Features-wise, Odnoklassniki doesn’t allow users to post on each others’ public walls—making it more for profile-stalking than social interaction. However, it does have something FB doesn’t: the ability to rate any photo on a scale of 1 to 5 stars. The 1-star rating is basically Facebook’s missing “dislike” button.
Random fact: Founder Albert Popkov was sued in 2008 by his former company, which alleged that he founded Odnoklassniki—which means “Classmates” in Russian—with code he’d written for a different social network. He settled for an undisclosed amount.
Odnoklassniki has something of a MySpace feel. Nobody uses their own name or avatar, it seems. (This may be because of the profile-stalking nature of the site, which leads many users to start anonymous second accounts.)
Signing up prompts you for hobbies. I tried mandolins, then the Daily Dot, but it was Ultimate Frisbee that hit. Specifically, “Ultimate” is a big word for a lot of Odnoklassniki users, and a number of themselves have named themselves variations of “Ultimate Fighting.”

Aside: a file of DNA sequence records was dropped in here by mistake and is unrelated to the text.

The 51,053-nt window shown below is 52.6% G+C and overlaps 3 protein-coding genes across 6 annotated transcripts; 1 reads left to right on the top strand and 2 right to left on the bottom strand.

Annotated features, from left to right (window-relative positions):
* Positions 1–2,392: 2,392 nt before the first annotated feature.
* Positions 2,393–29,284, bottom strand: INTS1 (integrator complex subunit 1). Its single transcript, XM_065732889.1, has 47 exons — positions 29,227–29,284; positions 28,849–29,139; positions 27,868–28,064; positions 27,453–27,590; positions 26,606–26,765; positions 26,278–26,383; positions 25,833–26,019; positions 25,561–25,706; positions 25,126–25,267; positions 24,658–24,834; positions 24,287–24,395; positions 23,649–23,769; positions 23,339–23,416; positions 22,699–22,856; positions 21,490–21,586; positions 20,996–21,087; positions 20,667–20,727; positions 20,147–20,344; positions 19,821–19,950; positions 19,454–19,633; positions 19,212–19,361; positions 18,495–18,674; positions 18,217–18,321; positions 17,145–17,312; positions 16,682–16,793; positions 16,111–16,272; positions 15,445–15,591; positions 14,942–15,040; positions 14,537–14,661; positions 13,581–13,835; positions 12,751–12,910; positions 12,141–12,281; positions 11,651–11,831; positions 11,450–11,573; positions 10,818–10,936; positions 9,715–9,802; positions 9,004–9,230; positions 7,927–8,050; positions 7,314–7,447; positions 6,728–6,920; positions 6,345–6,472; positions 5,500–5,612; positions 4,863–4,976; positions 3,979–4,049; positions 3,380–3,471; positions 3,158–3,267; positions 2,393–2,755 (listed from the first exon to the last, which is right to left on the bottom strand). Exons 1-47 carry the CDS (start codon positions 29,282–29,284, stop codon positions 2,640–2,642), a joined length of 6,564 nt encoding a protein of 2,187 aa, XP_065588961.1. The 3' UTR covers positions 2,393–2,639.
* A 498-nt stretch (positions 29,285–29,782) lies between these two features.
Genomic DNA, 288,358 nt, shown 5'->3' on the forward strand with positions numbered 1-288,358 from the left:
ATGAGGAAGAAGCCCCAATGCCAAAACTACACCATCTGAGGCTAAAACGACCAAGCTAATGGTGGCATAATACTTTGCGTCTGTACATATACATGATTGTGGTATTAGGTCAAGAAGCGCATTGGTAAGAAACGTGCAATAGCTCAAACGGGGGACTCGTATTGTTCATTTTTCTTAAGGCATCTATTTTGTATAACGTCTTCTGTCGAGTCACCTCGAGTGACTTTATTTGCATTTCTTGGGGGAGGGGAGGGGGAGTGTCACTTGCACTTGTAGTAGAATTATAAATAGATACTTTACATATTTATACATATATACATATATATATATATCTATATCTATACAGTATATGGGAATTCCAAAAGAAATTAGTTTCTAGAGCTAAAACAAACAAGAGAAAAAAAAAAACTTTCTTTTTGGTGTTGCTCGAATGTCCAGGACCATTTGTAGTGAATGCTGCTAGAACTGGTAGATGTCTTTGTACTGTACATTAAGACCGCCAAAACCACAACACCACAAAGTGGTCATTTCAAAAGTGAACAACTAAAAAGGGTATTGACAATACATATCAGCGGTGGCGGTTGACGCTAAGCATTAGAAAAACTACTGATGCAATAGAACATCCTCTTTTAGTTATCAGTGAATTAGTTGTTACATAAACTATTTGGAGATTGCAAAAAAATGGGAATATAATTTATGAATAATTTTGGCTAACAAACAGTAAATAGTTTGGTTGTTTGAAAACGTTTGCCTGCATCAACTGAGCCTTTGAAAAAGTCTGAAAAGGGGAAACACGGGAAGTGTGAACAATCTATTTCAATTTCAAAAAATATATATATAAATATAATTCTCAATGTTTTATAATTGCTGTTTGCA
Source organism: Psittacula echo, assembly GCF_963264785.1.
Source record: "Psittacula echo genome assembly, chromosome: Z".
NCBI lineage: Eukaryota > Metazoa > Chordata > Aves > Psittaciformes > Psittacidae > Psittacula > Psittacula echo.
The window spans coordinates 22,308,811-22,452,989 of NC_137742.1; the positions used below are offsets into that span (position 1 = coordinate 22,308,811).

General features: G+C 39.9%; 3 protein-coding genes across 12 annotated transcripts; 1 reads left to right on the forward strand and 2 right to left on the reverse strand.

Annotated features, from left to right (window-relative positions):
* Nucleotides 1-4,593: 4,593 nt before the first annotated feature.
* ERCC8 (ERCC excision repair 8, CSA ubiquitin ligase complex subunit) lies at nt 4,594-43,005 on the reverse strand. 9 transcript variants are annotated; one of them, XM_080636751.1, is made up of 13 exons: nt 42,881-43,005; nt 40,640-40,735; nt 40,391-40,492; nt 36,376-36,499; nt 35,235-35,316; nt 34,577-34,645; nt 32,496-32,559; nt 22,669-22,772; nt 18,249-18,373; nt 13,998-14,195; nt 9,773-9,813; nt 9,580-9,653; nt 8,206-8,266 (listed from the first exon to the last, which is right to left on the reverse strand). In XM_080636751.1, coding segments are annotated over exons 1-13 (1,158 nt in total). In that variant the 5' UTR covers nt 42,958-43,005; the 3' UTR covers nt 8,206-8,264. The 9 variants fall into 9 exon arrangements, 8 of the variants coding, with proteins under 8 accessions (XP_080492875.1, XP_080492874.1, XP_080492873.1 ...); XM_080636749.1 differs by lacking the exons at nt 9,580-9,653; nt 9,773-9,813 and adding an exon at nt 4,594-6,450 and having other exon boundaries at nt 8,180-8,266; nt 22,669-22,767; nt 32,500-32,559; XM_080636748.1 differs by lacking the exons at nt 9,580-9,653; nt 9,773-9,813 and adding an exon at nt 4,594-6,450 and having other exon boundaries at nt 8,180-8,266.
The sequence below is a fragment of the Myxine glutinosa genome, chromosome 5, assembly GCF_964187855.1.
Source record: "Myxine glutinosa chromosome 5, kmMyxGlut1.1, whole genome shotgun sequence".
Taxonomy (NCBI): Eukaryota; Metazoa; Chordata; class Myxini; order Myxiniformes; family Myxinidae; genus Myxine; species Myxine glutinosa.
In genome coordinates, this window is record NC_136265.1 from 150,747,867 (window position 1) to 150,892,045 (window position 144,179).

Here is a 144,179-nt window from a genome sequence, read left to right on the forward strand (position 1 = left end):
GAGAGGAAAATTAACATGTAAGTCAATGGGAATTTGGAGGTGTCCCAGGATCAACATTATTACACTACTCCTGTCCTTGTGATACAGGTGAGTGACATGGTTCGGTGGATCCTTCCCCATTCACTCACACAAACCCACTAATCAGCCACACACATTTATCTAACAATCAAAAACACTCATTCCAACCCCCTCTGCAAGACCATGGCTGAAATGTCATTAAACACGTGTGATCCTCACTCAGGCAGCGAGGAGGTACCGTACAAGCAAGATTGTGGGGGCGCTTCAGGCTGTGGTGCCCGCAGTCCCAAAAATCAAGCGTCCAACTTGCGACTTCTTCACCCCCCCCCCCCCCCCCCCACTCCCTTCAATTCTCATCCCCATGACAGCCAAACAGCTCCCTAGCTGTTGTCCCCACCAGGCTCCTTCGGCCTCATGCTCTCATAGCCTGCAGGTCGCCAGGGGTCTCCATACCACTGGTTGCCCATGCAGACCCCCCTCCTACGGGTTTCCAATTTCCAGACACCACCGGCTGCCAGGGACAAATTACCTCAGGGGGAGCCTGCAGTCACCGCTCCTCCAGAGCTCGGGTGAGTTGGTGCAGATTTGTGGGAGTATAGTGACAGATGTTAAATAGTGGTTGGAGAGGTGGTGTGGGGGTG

The author’s Odnoklassniki friends
For my own photo, I uploaded a Mario Lopez promo picture from a show called H8R that was on my hard drive for some reason. Odnoklassniki’s facial recognition technology is good; it instantly pointed at Mario’s face (not the silhouette) and asked for a name. I told the photo was of me, or as I was automatically transliterated, Отметить себя (Mark Himself, Google Translate tells me).
Like Cloob, Odnoklassniki offers a hodgepodge of services, ranging from dating, to streaming music and videos, to less social network-y genres like real estate. The games here, like Warface, are much more realistic and hardcore than Cloob’s flash-based offerings.
There’s also “Okie points,” a form of virtual currency for the site. You get 20 for signing up. I couldn’t figure out anything to do with them, so if any Odnoklassniki users are reading this, hit me up if you’re low on Okie points.
Also, when you friend request someone, you’re asked to state your relationship with that person. At one point, this happened.
Art by Jason Reed, photo by Brian Solis
A former senior politics reporter for the Daily Dot, Kevin Collier focuses on privacy, cybersecurity, and issues of importance to the open internet. Since leaving the Daily Dot in March 2016, he has served as a reporter for Vocativ and a cybersecurity correspondent for BuzzFeed.